Now I've learned another - "twende", which translates as "let's go" and encapsulates the theme of this year's Africa in Motion Film Festival (AiM), which comes to Glasgow, Edinburgh and Stirling at the end of the month.
The concept of movement can apply to many things in Africa. On one level, there are recent news stories of Somali and Eritrean migrants who drowned while fleeing to Europe, and the refugee crisis caused by the conflict between the Nigerian army and Boko Haram rebels. But movement is also at the heart of so much of African culture, from pilgrimages to dance to distance running. It's this more positive definition that shines through the AiM programme.
"It is there in the literal sense," agrees Lizelle Bisschoff, the Glasgow University academic who founded the festival in 2006, "but also more symbolically, in telling of people moving forwards, or political movements, or the focus on sexuality and women's movements.
"The theme of movement captures the vibrancy of African societies. It says that African identity is not something that is captured through a traditional past or stereotypical notions we hold about Africa and its cultures and histories. It's showing that Africa is part of a global world, that African urban centres are very similar to cosmopolitan metropolises anywhere. The theme contains the idea of moving away from looking at Africa as a monolithic entity, to talk instead about the continent in terms of specificities and the differences between the countries, to recognise the diversity that we find across the continent."
That's a lot of ground for any festival to cover, but Africa in Motion's well-curated screenings, workshops, live events and filmmaker Q&As does seem to get to grips with individual issues while also achieving the cumulative effect of banishing certain presumptions about Africa and its cinema.
When the continent emerged from colonialism in the 1960s, the Francophone countries - Mali, Senegal, Burkina Faso - led the way with on-screen stories of the clash between traditions and modern western influences. By the 1990s, a younger generation of filmmakers had gotten their hands on equipment and began to address the issues that affected their daily lives. Now cinema culture is alive the length and breadth of the continent, reflecting, say, the upheavals of the Arab Spring and the realities of post-apartheid South Africa.
"I think there's a natural affinity that developed through the Arab Spring between technology, screen media and the revolution because social media was used a lot when people filmed things on their mobile phones and then uploaded it to Vimeo and YouTube," says Bisschoff. "It was a way to spread the message of the revolution."
As well as screenings of films such as El Sheita Elli Fat (aka Winter Of Discontent, an Egyptian film set against the backdrop of Cairo's Tahrir Square), this year's festival highlights the rise of filmmaking in East Africa. There's a special focus on Kenya in to mark the 50th anniversary of its independence, and on the current scene in South Africa. One gripping film in the latter category is Of Good Report, a serial killer noir by Jahmil Qubeka.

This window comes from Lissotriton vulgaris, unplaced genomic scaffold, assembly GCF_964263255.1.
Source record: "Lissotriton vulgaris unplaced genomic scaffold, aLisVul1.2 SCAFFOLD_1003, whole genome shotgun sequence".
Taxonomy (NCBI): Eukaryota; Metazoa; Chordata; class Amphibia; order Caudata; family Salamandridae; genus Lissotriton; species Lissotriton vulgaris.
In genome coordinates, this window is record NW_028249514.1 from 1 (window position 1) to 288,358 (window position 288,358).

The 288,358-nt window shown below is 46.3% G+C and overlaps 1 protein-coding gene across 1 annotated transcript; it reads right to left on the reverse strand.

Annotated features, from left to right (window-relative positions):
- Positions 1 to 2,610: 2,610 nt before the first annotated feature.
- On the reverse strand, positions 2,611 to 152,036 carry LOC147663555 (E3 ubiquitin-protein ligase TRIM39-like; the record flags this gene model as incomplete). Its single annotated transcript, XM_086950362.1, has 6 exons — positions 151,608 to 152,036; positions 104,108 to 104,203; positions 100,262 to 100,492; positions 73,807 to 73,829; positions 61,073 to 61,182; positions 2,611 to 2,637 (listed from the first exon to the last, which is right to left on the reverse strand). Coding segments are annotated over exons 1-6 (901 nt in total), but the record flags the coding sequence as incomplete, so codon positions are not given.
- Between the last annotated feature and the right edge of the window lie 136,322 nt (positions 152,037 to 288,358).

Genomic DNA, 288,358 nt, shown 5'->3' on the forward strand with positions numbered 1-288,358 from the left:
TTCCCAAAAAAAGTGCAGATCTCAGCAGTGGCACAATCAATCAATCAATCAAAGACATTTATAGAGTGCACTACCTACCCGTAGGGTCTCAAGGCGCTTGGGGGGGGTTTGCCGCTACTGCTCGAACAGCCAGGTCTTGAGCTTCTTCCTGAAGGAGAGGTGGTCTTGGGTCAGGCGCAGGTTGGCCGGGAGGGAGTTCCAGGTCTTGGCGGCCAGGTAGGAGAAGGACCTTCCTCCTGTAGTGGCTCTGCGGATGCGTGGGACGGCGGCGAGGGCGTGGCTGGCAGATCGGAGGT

"He's a cinephile director who has watched a lot of world cinema and been inspired by things like Italian neo-realism and film noir," explains Bisschoff. "Of Good Report, because of its provocative and quite controversial subject matter, was banned at the Durban International Film Festival in July, where it was supposed to have its world premiere as the opening film. But on the opening day it was banned by the South African Film and Publication Board who regarded it, basically, as child pornography. The film was subsequently unbanned, but it created quite a debate around issues of freedom of speech. It was reminiscent of the apartheid years when there was a lot of censorship in terms of what people could do creatively."
Qubeka will be at the GFT screening on October 25 and Filmhouse the next day to talk about the controversy. Other festival guests include South African photographer and artist Zanele Muholi, whose film Difficult Love (Filmhouse, October 30) addresses black female sexuality. "That should spark discussions about LGBT issues in Africa," notes Bisschoff, "because we know from recent media reports that homophobia is rising in Africa and a lot of governments have anti-homosexuality laws."
This year, AiM is heading out from its bases at Filmhouse, GFT and CCA with pop-up screenings at venues as unlikely as Govanhill Baths (where South African surfing film Otelo Burning will be shown in an empty swimming pool) and Edinburgh Zoo (where animal animation Adventures In Zambezia will play to a schools audience). There's also the annual Short Film Competition, a chance to get a snapshot of new styles and trends in African cinema.
"It's interesting to look at the trajectory of the festival over the past five years because it really reflects the new developments in African cinema," Bisschoff concludes. "Digital technology has really changed the landscape of African film. Where previously it was a hugely expensive endeavour, shooting on film and so on, now film-makers all over the continent are using digital cameras and have software to edit their films. The output now would have been inconceivable a few decades ago."
Africa in Motion runs from October 24 to November 3, principally at GFT, CCA and Filmhouse, Edinburgh. For full programme details, see www.africa-in-motion.org.uk